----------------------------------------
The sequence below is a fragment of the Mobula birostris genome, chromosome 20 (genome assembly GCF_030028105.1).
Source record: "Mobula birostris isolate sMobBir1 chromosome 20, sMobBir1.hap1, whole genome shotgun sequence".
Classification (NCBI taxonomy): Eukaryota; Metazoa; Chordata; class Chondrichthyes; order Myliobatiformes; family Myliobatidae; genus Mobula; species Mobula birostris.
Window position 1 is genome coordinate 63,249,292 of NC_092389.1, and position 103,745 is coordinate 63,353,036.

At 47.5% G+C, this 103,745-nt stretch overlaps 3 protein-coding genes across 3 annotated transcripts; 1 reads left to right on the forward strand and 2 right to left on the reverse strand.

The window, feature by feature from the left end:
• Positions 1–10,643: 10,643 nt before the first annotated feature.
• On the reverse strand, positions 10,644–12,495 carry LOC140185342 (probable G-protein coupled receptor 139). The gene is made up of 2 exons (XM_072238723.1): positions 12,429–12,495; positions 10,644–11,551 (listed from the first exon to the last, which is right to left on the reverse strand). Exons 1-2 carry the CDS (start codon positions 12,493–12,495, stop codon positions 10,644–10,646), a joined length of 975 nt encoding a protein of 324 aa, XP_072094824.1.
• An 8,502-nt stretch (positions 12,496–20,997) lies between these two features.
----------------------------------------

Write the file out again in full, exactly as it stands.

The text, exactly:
The sequence below is a fragment of the Mobula birostris genome, chromosome 20 (genome assembly GCF_030028105.1).
Source record: "Mobula birostris isolate sMobBir1 chromosome 20, sMobBir1.hap1, whole genome shotgun sequence".
Classification (NCBI taxonomy): Eukaryota; Metazoa; Chordata; class Chondrichthyes; order Myliobatiformes; family Myliobatidae; genus Mobula; species Mobula birostris.
Window position 1 is genome coordinate 63,249,292 of NC_092389.1, and position 103,745 is coordinate 63,353,036.

At 47.5% G+C, this 103,745-nt stretch overlaps 3 protein-coding genes across 3 annotated transcripts; 1 reads left to right on the forward strand and 2 right to left on the reverse strand.

The window, feature by feature from the left end:
• Positions 1–10,643: 10,643 nt before the first annotated feature.
• On the reverse strand, positions 10,644–12,495 carry LOC140185342 (probable G-protein coupled receptor 139). The gene is made up of 2 exons (XM_072238723.1): positions 12,429–12,495; positions 10,644–11,551 (listed from the first exon to the last, which is right to left on the reverse strand). Exons 1-2 carry the CDS (start codon positions 12,493–12,495, stop codon positions 10,644–10,646), a joined length of 975 nt encoding a protein of 324 aa, XP_072094824.1.
• An 8,502-nt stretch (positions 12,496–20,997) lies between these two features.